"Athos," Laurel said softly as she poured another swig of the brandy on the cloth. "The ball is still in your shoulder, probably at the joint. We have to get it out. I do have some skills in treating wounds such as this. Will you trust me, or do you want us to send for a sawbones?" Athos' pain filled eyes met hers, and he told her that his life was in her hands.
"In that case, brace yourself. This is going to hurt." Laurel shifted her grasp on the knife. "Aramis, Porthos if you'd be so kind as to see that he does not thrash about," she commanded as she cleaned the wound with the brandy-soaked rag.
Athos winced as the alcohol stung and set the bloody injury on fire. He clenched his teeth together as she poured more cognac on the open wound and gently wiped away most of the blood. Laurel, seeing his distress, placed one of the cloths between his teeth to prevent him from biting through his tongue. The woman did have strange medical practices picked up from who knew where, but she seemed completely confident in what she was doing. She better be, because it hurt like the devil. A flinch immediately followed Athos' thought.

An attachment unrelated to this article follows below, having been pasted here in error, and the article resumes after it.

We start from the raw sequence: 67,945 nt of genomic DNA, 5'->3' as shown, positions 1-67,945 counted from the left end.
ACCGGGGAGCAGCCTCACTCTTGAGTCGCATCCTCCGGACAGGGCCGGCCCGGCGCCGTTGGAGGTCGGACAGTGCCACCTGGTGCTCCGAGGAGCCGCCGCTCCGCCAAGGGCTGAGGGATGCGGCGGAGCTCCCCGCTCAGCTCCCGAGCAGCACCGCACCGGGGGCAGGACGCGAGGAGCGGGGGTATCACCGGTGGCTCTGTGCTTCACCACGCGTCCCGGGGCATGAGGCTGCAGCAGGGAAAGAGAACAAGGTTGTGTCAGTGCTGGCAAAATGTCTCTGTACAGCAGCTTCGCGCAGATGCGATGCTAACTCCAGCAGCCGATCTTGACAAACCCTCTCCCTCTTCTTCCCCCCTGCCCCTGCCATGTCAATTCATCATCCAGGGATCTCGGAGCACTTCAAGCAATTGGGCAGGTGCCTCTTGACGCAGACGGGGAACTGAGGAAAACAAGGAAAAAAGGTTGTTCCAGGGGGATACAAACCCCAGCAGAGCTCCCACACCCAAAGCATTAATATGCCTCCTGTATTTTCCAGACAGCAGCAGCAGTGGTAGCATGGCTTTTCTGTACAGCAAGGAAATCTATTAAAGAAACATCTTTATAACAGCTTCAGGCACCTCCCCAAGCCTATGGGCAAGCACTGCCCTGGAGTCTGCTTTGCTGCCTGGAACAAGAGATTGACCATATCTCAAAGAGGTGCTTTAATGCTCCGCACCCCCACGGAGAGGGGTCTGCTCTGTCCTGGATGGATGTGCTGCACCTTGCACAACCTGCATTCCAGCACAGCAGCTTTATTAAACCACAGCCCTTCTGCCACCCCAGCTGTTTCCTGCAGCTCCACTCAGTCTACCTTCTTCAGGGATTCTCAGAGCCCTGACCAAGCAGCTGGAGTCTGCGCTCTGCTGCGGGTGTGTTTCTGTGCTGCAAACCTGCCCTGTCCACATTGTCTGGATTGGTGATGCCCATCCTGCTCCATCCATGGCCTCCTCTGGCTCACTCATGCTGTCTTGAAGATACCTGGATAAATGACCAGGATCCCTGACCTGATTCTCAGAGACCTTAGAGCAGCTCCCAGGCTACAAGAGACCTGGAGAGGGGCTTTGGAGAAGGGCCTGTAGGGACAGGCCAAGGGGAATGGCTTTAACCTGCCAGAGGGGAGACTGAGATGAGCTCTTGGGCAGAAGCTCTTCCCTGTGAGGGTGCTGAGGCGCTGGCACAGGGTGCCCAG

Laurel glanced around and her eyes latched on to the unopened bottle of cognac. D'Artagnan lifted it from the table and uncorked it as he was instructed. He brought the open bottle to the bed and Laurel said, "Give it to Aramis."
D'Artagnan did so immediately and backed away, going to the corridor to fend off and explain to the proprietor and other guests who had finally come to see what all the commotion was about. As he invented a plausible explanation for the situation, he was able to prevent the visitors from disturbing Athos and his friends, and he made sure that the bodies Porthos had moved were better disposed of.